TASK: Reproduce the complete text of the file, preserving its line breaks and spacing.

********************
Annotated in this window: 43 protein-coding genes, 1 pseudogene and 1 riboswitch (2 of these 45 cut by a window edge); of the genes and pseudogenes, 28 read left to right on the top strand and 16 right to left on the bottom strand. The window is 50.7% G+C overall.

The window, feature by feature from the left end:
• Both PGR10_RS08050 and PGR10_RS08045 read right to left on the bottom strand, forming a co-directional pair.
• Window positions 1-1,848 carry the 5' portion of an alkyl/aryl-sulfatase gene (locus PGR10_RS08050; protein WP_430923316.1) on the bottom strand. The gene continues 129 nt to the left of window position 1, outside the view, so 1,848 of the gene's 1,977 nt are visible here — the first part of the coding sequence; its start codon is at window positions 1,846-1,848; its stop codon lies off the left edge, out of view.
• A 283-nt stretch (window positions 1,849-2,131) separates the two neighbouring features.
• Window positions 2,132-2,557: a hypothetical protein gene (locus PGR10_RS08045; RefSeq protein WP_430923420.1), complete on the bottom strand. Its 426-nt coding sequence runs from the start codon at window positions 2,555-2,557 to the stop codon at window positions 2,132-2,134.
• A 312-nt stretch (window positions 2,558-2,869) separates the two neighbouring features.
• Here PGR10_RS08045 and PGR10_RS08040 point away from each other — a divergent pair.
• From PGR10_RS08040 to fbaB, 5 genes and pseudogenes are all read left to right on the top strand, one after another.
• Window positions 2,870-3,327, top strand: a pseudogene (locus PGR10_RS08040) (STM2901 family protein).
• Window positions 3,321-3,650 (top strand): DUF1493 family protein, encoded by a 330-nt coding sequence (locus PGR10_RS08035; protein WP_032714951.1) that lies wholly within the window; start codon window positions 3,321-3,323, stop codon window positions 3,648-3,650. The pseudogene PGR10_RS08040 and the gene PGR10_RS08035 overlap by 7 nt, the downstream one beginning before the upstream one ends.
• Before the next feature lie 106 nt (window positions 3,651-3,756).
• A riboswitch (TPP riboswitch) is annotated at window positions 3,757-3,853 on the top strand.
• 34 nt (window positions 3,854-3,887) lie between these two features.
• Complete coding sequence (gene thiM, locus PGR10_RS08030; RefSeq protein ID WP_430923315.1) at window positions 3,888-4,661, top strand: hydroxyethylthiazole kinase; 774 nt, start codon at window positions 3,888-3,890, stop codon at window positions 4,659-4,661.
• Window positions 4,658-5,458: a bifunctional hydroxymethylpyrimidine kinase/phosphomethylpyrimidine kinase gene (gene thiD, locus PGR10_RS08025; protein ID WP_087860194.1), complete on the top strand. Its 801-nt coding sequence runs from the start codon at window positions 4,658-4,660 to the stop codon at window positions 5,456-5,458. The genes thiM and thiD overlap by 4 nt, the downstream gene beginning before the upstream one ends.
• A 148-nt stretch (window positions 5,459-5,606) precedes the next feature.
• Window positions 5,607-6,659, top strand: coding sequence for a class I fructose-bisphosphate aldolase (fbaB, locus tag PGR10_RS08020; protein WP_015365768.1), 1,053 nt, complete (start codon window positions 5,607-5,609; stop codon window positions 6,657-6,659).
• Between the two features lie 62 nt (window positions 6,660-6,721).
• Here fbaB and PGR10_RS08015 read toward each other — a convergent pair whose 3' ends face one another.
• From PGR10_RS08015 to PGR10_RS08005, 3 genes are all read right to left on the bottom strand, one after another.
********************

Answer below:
Annotated in this window: 43 protein-coding genes, 1 pseudogene and 1 riboswitch (2 of these 45 cut by a window edge); of the genes and pseudogenes, 28 read left to right on the top strand and 16 right to left on the bottom strand. The window is 50.7% G+C overall.

The window, feature by feature from the left end:
• Both PGR10_RS08050 and PGR10_RS08045 read right to left on the bottom strand, forming a co-directional pair.
• Window positions 1-1,848 carry the 5' portion of an alkyl/aryl-sulfatase gene (locus PGR10_RS08050; protein WP_430923316.1) on the bottom strand. The gene continues 129 nt to the left of window position 1, outside the view, so 1,848 of the gene's 1,977 nt are visible here — the first part of the coding sequence; its start codon is at window positions 1,846-1,848; its stop codon lies off the left edge, out of view.
• A 283-nt stretch (window positions 1,849-2,131) separates the two neighbouring features.
• Window positions 2,132-2,557: a hypothetical protein gene (locus PGR10_RS08045; RefSeq protein WP_430923420.1), complete on the bottom strand. Its 426-nt coding sequence runs from the start codon at window positions 2,555-2,557 to the stop codon at window positions 2,132-2,134.
• A 312-nt stretch (window positions 2,558-2,869) separates the two neighbouring features.
• Here PGR10_RS08045 and PGR10_RS08040 point away from each other — a divergent pair.
• From PGR10_RS08040 to fbaB, 5 genes and pseudogenes are all read left to right on the top strand, one after another.
• Window positions 2,870-3,327, top strand: a pseudogene (locus PGR10_RS08040) (STM2901 family protein).
• Window positions 3,321-3,650 (top strand): DUF1493 family protein, encoded by a 330-nt coding sequence (locus PGR10_RS08035; protein WP_032714951.1) that lies wholly within the window; start codon window positions 3,321-3,323, stop codon window positions 3,648-3,650. The pseudogene PGR10_RS08040 and the gene PGR10_RS08035 overlap by 7 nt, the downstream one beginning before the upstream one ends.
• Before the next feature lie 106 nt (window positions 3,651-3,756).
• A riboswitch (TPP riboswitch) is annotated at window positions 3,757-3,853 on the top strand.
• 34 nt (window positions 3,854-3,887) lie between these two features.
• Complete coding sequence (gene thiM, locus PGR10_RS08030; RefSeq protein ID WP_430923315.1) at window positions 3,888-4,661, top strand: hydroxyethylthiazole kinase; 774 nt, start codon at window positions 3,888-3,890, stop codon at window positions 4,659-4,661.
• Window positions 4,658-5,458: a bifunctional hydroxymethylpyrimidine kinase/phosphomethylpyrimidine kinase gene (gene thiD, locus PGR10_RS08025; protein ID WP_087860194.1), complete on the top strand. Its 801-nt coding sequence runs from the start codon at window positions 4,658-4,660 to the stop codon at window positions 5,456-5,458. The genes thiM and thiD overlap by 4 nt, the downstream gene beginning before the upstream one ends.
• A 148-nt stretch (window positions 5,459-5,606) precedes the next feature.
• Window positions 5,607-6,659, top strand: coding sequence for a class I fructose-bisphosphate aldolase (fbaB, locus tag PGR10_RS08020; protein WP_015365768.1), 1,053 nt, complete (start codon window positions 5,607-5,609; stop codon window positions 6,657-6,659).
• Between the two features lie 62 nt (window positions 6,660-6,721).
• Here fbaB and PGR10_RS08015 read toward each other — a convergent pair whose 3' ends face one another.
• From PGR10_RS08015 to PGR10_RS08005, 3 genes are all read right to left on the bottom strand, one after another.